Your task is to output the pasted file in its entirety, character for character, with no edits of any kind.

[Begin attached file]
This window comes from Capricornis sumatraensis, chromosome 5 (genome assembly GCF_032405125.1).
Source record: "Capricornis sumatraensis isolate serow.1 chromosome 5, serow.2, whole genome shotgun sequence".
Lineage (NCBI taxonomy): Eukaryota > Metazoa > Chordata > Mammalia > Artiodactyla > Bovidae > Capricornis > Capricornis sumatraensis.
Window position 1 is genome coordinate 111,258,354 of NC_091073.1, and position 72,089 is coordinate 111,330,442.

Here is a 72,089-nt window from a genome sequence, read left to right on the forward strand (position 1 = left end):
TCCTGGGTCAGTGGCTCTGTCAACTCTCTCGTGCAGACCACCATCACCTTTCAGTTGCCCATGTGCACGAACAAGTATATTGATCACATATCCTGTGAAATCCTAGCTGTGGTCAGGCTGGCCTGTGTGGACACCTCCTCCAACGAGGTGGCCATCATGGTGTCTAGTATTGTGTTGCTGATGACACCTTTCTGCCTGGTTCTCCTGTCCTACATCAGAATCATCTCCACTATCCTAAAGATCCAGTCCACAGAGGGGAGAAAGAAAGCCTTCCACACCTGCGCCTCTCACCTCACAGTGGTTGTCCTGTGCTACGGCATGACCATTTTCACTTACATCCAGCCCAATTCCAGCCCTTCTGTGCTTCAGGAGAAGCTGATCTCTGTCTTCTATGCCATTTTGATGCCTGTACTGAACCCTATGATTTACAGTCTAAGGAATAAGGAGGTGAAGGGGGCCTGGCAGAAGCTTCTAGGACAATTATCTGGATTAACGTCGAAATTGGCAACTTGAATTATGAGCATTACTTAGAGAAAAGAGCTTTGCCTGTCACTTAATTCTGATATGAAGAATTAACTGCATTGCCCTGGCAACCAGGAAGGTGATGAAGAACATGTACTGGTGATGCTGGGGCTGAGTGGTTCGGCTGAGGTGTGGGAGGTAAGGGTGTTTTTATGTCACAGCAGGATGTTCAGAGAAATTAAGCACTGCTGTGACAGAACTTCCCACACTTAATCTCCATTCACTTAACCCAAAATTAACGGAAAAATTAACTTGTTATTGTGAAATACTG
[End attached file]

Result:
This window comes from Capricornis sumatraensis, chromosome 5 (genome assembly GCF_032405125.1).
Source record: "Capricornis sumatraensis isolate serow.1 chromosome 5, serow.2, whole genome shotgun sequence".
Lineage (NCBI taxonomy): Eukaryota > Metazoa > Chordata > Mammalia > Artiodactyla > Bovidae > Capricornis > Capricornis sumatraensis.
Window position 1 is genome coordinate 111,258,354 of NC_091073.1, and position 72,089 is coordinate 111,330,442.

Here is a 72,089-nt window from a genome sequence, read left to right on the forward strand (position 1 = left end):
TCCTGGGTCAGTGGCTCTGTCAACTCTCTCGTGCAGACCACCATCACCTTTCAGTTGCCCATGTGCACGAACAAGTATATTGATCACATATCCTGTGAAATCCTAGCTGTGGTCAGGCTGGCCTGTGTGGACACCTCCTCCAACGAGGTGGCCATCATGGTGTCTAGTATTGTGTTGCTGATGACACCTTTCTGCCTGGTTCTCCTGTCCTACATCAGAATCATCTCCACTATCCTAAAGATCCAGTCCACAGAGGGGAGAAAGAAAGCCTTCCACACCTGCGCCTCTCACCTCACAGTGGTTGTCCTGTGCTACGGCATGACCATTTTCACTTACATCCAGCCCAATTCCAGCCCTTCTGTGCTTCAGGAGAAGCTGATCTCTGTCTTCTATGCCATTTTGATGCCTGTACTGAACCCTATGATTTACAGTCTAAGGAATAAGGAGGTGAAGGGGGCCTGGCAGAAGCTTCTAGGACAATTATCTGGATTAACGTCGAAATTGGCAACTTGAATTATGAGCATTACTTAGAGAAAAGAGCTTTGCCTGTCACTTAATTCTGATATGAAGAATTAACTGCATTGCCCTGGCAACCAGGAAGGTGATGAAGAACATGTACTGGTGATGCTGGGGCTGAGTGGTTCGGCTGAGGTGTGGGAGGTAAGGGTGTTTTTATGTCACAGCAGGATGTTCAGAGAAATTAAGCACTGCTGTGACAGAACTTCCCACACTTAATCTCCATTCACTTAACCCAAAATTAACGGAAAAATTAACTTGTTATTGTGAAATACTG